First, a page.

Entrepreneur driving chicken fat biofuel alternative

Who put chicken fat in my fuel tank?

America’s unquenchable energy appetite may soon have another item on its menu — chicken fat.

Dexter, Mo., entrepreneur Jerry Bagby and longtime-friend Harold Williams have cobbled together $5 million to build a “turn key” biodiesel plant for refining the tons of chicken fat from a nearby Tyson Foods poultry plant.

“We’re not the originators of the process,” Bagby said. “We’re just seeing this product as a potential for biodiesel with a much higher value.”

All oils the same

The poultry plant’s low-quality fat is currently shipped out of state to be rendered and used as a cheap ingredient in pet food, soap and other products.

Bagby and his partner, however, plan to refine the gooey substance, mix it with soy oil and produce about 3 million gallons of biodiesel at Global Fuels annually. He sees other products that can be refined through the same system — such as animal fat, cotton seed oil, palm oil and waste fat from the fast-food industry.

Bagby contends that all of nature’s oil products are similar in their basic chemistry, citing that the difference between animal fat and vegetable oil is minimal when it comes to converting into useable biodiesel.

“Once refined, we can blend these various oil sources so our processing can be geared to using whatever feedstock happens to be least cost at any given time,” he said.

The nation’s biggest meat corporations have taken notice. Tyson Foods announced in November the establishment of a renewable energy division that will be up and running this year. Competitors Perdue Farms and Smithfield Foods are making similar moves.

Reliable fuel source

Vernon Eidman, a University of Minnesota economics professor, said the use of animal fat could help make the budding biodiesel industry a reliable fuel source. He estimated that within five years the United States will produce 1 billion gallons of biodiesel, and potentially half of it could be made from animal fat.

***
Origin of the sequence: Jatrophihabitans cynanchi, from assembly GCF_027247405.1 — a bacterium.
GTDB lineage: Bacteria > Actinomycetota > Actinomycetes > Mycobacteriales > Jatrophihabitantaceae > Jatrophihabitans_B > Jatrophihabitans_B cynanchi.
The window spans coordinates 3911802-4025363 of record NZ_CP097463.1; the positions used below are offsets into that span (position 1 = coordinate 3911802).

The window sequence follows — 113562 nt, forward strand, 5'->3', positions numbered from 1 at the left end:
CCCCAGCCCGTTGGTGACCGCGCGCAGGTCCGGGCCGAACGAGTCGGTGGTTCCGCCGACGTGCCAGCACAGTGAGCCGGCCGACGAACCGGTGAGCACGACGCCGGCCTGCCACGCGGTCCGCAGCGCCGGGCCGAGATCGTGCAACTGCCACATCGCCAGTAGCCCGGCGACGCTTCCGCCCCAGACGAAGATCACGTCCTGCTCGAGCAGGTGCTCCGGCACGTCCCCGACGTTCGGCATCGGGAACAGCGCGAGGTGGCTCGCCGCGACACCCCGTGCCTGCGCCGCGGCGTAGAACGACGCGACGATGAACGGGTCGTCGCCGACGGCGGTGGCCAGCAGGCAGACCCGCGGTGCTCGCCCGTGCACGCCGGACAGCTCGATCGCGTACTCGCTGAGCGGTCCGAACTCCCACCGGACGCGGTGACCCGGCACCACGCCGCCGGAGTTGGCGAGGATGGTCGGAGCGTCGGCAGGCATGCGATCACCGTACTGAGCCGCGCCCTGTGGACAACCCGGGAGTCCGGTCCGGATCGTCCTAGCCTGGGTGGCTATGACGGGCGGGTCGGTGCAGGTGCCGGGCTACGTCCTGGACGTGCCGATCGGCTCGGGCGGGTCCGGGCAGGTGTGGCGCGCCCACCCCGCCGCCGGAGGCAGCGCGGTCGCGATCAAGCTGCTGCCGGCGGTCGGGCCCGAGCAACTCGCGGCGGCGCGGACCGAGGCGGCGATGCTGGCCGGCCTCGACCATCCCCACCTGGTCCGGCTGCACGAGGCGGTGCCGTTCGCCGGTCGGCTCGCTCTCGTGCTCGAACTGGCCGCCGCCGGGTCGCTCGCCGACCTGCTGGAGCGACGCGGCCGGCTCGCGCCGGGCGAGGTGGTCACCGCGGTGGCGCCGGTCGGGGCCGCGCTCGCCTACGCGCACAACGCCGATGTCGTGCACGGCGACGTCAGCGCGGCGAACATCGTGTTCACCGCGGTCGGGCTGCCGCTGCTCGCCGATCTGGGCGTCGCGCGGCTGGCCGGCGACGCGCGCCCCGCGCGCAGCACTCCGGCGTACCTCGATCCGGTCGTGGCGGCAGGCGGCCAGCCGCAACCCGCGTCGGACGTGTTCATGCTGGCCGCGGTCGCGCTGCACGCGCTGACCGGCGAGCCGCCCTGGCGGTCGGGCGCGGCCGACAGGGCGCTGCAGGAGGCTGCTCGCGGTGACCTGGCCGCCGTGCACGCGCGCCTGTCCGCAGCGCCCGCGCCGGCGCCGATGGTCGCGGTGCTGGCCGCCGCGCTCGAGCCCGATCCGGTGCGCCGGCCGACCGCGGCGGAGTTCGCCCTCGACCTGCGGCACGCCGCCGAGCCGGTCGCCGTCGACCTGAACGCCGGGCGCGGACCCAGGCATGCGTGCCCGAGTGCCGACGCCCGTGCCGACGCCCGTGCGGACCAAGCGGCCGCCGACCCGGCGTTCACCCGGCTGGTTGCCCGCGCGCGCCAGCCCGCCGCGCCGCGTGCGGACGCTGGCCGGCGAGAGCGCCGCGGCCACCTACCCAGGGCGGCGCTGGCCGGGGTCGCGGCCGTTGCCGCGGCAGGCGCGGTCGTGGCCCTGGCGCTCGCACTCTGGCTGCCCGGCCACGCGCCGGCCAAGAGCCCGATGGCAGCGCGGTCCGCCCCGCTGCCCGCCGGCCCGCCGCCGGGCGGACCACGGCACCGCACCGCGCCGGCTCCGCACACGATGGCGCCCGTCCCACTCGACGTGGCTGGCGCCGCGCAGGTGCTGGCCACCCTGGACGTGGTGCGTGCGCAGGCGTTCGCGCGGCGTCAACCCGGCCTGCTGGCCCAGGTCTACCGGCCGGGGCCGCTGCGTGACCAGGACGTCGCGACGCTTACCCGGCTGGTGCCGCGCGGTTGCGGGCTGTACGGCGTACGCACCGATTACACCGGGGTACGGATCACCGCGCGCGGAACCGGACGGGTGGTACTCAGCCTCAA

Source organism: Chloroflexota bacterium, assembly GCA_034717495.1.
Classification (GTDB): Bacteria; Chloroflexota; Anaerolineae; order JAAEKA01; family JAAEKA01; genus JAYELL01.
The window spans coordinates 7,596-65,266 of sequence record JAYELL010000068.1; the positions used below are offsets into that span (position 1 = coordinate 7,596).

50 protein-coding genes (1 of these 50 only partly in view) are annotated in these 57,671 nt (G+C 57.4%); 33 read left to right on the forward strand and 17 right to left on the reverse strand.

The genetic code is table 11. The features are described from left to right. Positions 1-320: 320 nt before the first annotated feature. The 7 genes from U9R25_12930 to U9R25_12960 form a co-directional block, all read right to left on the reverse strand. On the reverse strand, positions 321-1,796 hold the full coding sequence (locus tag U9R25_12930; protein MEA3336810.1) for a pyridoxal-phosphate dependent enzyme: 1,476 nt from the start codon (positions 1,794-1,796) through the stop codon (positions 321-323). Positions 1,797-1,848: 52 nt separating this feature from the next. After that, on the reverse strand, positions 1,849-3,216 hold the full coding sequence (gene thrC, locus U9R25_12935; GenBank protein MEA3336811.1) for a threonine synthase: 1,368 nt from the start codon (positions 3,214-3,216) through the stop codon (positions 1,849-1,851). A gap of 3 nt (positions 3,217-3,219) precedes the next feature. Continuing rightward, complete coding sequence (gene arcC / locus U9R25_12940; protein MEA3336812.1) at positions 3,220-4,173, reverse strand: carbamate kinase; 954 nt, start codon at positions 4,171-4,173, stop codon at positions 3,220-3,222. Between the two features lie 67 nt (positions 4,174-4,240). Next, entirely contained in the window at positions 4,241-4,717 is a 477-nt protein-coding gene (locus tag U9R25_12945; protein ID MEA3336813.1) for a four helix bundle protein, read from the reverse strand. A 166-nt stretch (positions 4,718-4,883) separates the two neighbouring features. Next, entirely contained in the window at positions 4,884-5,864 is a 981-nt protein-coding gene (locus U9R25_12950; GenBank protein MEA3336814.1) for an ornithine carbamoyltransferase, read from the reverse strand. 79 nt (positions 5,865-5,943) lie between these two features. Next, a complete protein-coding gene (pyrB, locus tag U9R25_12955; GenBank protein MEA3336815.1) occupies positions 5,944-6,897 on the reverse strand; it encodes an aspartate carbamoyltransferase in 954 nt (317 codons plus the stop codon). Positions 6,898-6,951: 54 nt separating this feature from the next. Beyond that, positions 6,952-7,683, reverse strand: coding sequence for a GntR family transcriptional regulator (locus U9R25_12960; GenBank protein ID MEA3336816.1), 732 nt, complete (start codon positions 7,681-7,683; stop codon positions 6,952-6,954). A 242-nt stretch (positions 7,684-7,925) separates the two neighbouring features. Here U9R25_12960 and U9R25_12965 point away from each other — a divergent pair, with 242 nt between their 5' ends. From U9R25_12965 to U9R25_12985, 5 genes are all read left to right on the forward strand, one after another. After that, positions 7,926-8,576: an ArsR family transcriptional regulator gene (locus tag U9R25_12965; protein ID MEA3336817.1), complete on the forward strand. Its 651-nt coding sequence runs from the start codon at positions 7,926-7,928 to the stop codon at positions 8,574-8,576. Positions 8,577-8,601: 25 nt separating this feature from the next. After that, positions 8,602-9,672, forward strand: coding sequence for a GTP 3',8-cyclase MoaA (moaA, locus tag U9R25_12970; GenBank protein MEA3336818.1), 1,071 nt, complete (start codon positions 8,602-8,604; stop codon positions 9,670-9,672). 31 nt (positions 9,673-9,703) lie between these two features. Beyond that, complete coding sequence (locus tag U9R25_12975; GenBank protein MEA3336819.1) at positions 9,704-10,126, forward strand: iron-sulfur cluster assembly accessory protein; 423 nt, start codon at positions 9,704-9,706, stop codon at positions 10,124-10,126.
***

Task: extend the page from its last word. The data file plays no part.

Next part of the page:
“Animal fats provide an opportunity for biodiesel production, but there are problems that must be overcome,” Eidman said. The first is simple logistics. There are lots of fats, but they are not readily available and are more difficult to transport and store than soybean oil. They are also less uniform and present more problems in refining.

“But the major technical problem relates to the cold flow properties of the resulting biodiesel produced,” he said. “The pour point for soy methyl ester is 25 F, while the pour point for lard, edible tallow and inedible tallow methyl esters are 55, 60 and 59, respectively.”

He said the major issue now is where these fats can be used given their cold-weather properties. “We need some new additives that are inexpensive enough so that biodiesel from these sources is more usable in transportation fuels.”

Allure of chicken fat

Central Illinois soybean oil was $0.28 per pound in January, while the Jan. 1 issue of Feedstuffs listed the prices of Chicago prime tallow and Memphis feed-grade poultry grease and pet food-grade poultry grease at $0.16, $0.20 and $0.26 per pound, respectively.

For fuel refiners like Bagby, a University of Missouri graduate in agricultural economics — which included about 20 hours of organic chemistry “several years back” — the allure of animal fat is clear: soybean oil at 28 to 30 cents versus chicken fat at 20 cents.

However, he plans to include some soybean oil in their product to provide additional lubrication for engine parts.